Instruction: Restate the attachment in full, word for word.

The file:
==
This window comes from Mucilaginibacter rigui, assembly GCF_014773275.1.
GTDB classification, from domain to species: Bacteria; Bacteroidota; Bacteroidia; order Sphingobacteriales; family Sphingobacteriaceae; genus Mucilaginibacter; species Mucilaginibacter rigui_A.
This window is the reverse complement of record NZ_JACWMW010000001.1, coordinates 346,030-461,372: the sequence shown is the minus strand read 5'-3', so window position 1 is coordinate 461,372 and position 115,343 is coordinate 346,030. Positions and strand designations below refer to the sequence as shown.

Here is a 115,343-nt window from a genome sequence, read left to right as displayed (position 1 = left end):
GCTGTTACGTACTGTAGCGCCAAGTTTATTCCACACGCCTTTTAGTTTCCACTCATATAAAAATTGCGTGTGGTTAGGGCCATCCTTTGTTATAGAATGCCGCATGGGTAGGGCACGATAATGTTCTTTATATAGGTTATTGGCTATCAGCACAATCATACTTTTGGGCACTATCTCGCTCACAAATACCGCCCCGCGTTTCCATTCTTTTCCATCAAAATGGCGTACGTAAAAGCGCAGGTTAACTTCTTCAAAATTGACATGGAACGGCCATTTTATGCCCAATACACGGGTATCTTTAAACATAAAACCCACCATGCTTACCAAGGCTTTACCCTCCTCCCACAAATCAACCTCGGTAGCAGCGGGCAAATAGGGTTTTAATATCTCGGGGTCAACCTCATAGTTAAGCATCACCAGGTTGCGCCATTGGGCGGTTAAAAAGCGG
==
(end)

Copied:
This window comes from Mucilaginibacter rigui, assembly GCF_014773275.1.
GTDB classification, from domain to species: Bacteria; Bacteroidota; Bacteroidia; order Sphingobacteriales; family Sphingobacteriaceae; genus Mucilaginibacter; species Mucilaginibacter rigui_A.
This window is the reverse complement of record NZ_JACWMW010000001.1, coordinates 346,030-461,372: the sequence shown is the minus strand read 5'-3', so window position 1 is coordinate 461,372 and position 115,343 is coordinate 346,030. Positions and strand designations below refer to the sequence as shown.

Here is a 115,343-nt window from a genome sequence, read left to right as displayed (position 1 = left end):
GCTGTTACGTACTGTAGCGCCAAGTTTATTCCACACGCCTTTTAGTTTCCACTCATATAAAAATTGCGTGTGGTTAGGGCCATCCTTTGTTATAGAATGCCGCATGGGTAGGGCACGATAATGTTCTTTATATAGGTTATTGGCTATCAGCACAATCATACTTTTGGGCACTATCTCGCTCACAAATACCGCCCCGCGTTTCCATTCTTTTCCATCAAAATGGCGTACGTAAAAGCGCAGGTTAACTTCTTCAAAATTGACATGGAACGGCCATTTTATGCCCAATACACGGGTATCTTTAAACATAAAACCCACCATGCTTACCAAGGCTTTACCCTCCTCCCACAAATCAACCTCGGTAGCAGCGGGCAAATAGGGTTTTAATATCTCGGGGTCAACCTCATAGTTAAGCATCACCAGGTTGCGCCATTGGGCGGTTAAAAAGCGG